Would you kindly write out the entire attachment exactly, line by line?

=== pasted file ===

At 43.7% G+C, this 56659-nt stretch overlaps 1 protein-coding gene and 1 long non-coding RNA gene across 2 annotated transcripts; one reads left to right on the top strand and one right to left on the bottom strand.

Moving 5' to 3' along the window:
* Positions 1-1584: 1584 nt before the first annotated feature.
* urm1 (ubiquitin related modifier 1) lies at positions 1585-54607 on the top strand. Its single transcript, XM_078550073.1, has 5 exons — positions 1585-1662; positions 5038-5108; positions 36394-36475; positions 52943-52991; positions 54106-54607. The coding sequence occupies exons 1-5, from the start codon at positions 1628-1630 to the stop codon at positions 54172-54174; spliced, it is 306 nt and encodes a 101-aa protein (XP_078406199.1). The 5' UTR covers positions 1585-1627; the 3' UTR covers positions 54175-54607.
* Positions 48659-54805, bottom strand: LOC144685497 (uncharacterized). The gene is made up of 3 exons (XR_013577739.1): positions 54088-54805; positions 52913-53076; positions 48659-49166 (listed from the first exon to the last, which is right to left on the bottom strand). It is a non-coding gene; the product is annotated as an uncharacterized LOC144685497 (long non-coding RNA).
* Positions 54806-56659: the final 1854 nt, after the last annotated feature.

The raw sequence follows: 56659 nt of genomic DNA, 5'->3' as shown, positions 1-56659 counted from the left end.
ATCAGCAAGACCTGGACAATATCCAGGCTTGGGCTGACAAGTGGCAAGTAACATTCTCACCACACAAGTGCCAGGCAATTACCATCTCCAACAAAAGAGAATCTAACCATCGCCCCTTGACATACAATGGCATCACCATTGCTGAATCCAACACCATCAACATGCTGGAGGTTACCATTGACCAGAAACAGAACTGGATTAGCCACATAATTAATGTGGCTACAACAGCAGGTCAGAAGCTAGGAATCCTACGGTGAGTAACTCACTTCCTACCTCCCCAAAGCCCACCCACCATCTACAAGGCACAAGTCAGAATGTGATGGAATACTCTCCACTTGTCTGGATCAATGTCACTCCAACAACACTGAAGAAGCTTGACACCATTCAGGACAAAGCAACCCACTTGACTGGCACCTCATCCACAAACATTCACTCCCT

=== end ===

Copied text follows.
At 43.7% G+C, this 56659-nt stretch overlaps 1 protein-coding gene and 1 long non-coding RNA gene across 2 annotated transcripts; one reads left to right on the top strand and one right to left on the bottom strand.

Moving 5' to 3' along the window:
* Positions 1-1584: 1584 nt before the first annotated feature.
* urm1 (ubiquitin related modifier 1) lies at positions 1585-54607 on the top strand. Its single transcript, XM_078550073.1, has 5 exons — positions 1585-1662; positions 5038-5108; positions 36394-36475; positions 52943-52991; positions 54106-54607. The coding sequence occupies exons 1-5, from the start codon at positions 1628-1630 to the stop codon at positions 54172-54174; spliced, it is 306 nt and encodes a 101-aa protein (XP_078406199.1). The 5' UTR covers positions 1585-1627; the 3' UTR covers positions 54175-54607.
* Positions 48659-54805, bottom strand: LOC144685497 (uncharacterized). The gene is made up of 3 exons (XR_013577739.1): positions 54088-54805; positions 52913-53076; positions 48659-49166 (listed from the first exon to the last, which is right to left on the bottom strand). It is a non-coding gene; the product is annotated as an uncharacterized LOC144685497 (long non-coding RNA).
* Positions 54806-56659: the final 1854 nt, after the last annotated feature.

The raw sequence follows: 56659 nt of genomic DNA, 5'->3' as shown, positions 1-56659 counted from the left end.
ATCAGCAAGACCTGGACAATATCCAGGCTTGGGCTGACAAGTGGCAAGTAACATTCTCACCACACAAGTGCCAGGCAATTACCATCTCCAACAAAAGAGAATCTAACCATCGCCCCTTGACATACAATGGCATCACCATTGCTGAATCCAACACCATCAACATGCTGGAGGTTACCATTGACCAGAAACAGAACTGGATTAGCCACATAATTAATGTGGCTACAACAGCAGGTCAGAAGCTAGGAATCCTACGGTGAGTAACTCACTTCCTACCTCCCCAAAGCCCACCCACCATCTACAAGGCACAAGTCAGAATGTGATGGAATACTCTCCACTTGTCTGGATCAATGTCACTCCAACAACACTGAAGAAGCTTGACACCATTCAGGACAAAGCAACCCACTTGACTGGCACCTCATCCACAAACATTCACTCCCT